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The hottest game in America - Sudoku

It may be the most popular puzzle game in the world right now. But it's just arrived here in America.

The game is Sudoku and you can find it in nearly 100 newspapers across the country including the Star Tribune and USAToday.

Why is it so addictive? And what's the secret to solving the puzzle?

KARE 11's Mark Daly sought the answers from some novice puzzlers and some pros.

First piece of advice, "You gotta be smarter than the box."

At Munkabeans Cafe in Hopkins the new flavor of the month isn't hazelnut, it's Sudoku.

"I have no idea how to do this. I'm just plugging in numbers."

That's a fairly typical utterance for novice Sudoku players.

Now in 80 newspapers, 27 countries and 19 languages, Sudoku is a number puzzle played by millions of people everyday.

The rules are simple. Just complete the grid so that each row, column and each 3x3 box contains every number between one and nine, once and only once.

Chuck Romportl is a first-time Sudoku player who finds the puzzle challenging, "It is difficult. It's complicated. It's doable."

After just one puzzle, some co-workers from St. Joseph's Church in Hopkins understand why so many others have become Sudoku junkies.

In Japanese, Sudoku means single number.

In Great Britain, where Sudoku is wildly-popular, one columnist has had enough of the numbers. He wrote:
Big sudoku. Little sudoku. Advanced sudoku. Intermediate sudoku. Easy peasy japaneasey sudoku. Sudoku on the go. Sudoku while you go. Sudoku on the toilet. Sudoku and chips. Sudoku on toast. I'd like my sudoku medium-rare, please, with an extra portion of sudoku on the side. Would you like to sudoku? No, I think I'll sit this one out...

So, what's all the fuss about? And how popular will Sudoku ultimately become?
Well, it's already being compared to Rubik's Cube, only the most popular puzzle ever.

Some say Sudoku is the the Rubik's Cube of the new millennium.

"It's sort of a numerical version of a crossword puzzle," says University of Minnesota Math Professor Doug Arnold. He isn't at all surprised by Sudoku's stunning popularity.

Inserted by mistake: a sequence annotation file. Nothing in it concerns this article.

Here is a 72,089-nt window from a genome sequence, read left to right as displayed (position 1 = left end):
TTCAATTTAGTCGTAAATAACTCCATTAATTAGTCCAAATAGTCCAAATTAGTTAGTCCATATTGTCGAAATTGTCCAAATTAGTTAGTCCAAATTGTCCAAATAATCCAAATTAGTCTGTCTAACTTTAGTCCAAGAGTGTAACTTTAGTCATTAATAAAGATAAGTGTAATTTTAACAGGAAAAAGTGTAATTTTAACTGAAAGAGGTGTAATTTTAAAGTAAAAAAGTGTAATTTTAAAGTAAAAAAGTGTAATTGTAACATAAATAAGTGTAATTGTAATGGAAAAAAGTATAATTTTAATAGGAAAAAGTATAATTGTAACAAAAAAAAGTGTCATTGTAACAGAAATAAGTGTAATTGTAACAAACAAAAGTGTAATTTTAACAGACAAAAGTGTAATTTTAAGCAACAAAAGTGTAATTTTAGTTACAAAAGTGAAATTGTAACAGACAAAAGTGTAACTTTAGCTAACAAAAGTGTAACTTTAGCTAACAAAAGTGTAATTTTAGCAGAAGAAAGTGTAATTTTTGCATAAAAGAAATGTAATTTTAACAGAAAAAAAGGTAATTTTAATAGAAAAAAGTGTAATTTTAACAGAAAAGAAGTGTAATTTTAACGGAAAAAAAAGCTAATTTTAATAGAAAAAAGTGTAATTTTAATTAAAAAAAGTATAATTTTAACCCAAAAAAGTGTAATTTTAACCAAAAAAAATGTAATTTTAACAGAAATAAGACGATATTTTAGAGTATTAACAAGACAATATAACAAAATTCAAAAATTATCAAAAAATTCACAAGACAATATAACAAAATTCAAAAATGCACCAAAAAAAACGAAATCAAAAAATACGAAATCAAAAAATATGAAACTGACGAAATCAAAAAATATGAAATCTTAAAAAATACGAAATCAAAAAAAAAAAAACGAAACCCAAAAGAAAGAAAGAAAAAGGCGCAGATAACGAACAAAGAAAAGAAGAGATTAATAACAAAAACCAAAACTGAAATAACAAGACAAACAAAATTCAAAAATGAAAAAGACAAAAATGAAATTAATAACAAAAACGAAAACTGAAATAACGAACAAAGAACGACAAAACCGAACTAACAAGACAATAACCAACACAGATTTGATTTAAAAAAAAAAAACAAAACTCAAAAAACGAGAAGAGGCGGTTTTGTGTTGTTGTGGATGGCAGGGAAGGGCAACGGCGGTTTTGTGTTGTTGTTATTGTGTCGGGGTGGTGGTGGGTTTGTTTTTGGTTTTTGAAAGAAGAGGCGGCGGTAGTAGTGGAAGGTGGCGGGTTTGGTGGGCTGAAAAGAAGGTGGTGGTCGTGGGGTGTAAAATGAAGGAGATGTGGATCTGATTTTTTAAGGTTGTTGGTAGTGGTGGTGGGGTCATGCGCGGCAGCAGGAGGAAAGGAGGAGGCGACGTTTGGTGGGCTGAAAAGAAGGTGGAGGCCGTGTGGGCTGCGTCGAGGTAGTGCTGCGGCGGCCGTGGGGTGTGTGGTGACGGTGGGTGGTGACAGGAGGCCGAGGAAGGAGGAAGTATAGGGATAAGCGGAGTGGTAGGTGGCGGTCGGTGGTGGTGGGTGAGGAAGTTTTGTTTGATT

"The master Sudoku puzzle generators suck you into it by giving you a couple of easy ones and when you've invested some time in it and then it starts to get harder."

Professor Arnold says 18th-century Swiss Mathemetician Leonhard Euler invented Latin squares, a forerunner to the modern Sudoku game.

As for the best strategies to solve Sudoku puzzles, Arnold says it's pure and simple logic, the process of elimination.

"Here I see a three and here I see a three. They're in two rows out of the bottom three rows. That eliminates these two rows. Now, if we look over here, there has to be a three somewhere and we've eliminated these two rows. So, we're surely going to put in a three here," he says pointing to the middle puzzle square in the bottom, left 3x3 square.

Truth be told, Sudoku is not new.

Called "numbers place", the exact same game has been available in Dell puzzle magazines for more than 25 years.

What is new is Sudoku-mania.

Sarah Carroll works at Barnes and Noble and says Sudoku books are hard to keep in stock, "We've had quite a few requests, several times a week we have people coming in, wanting to know if we have Sudoku books."

And Sudoku is more than just fun and games.

Doctors running clinical trials use the same process of elimination logic to discover the best drug treatments for their patients.

Back at the Munkabeans, however...

It's laughter with a side of Sudoku on the menu, as novices try to figure out the puzzle.

"The sense of thinking logically and getting it at the end is one of those great feelings," says a Munkabeans patron.

And that's a recipe even puzzle idiots can appreciate.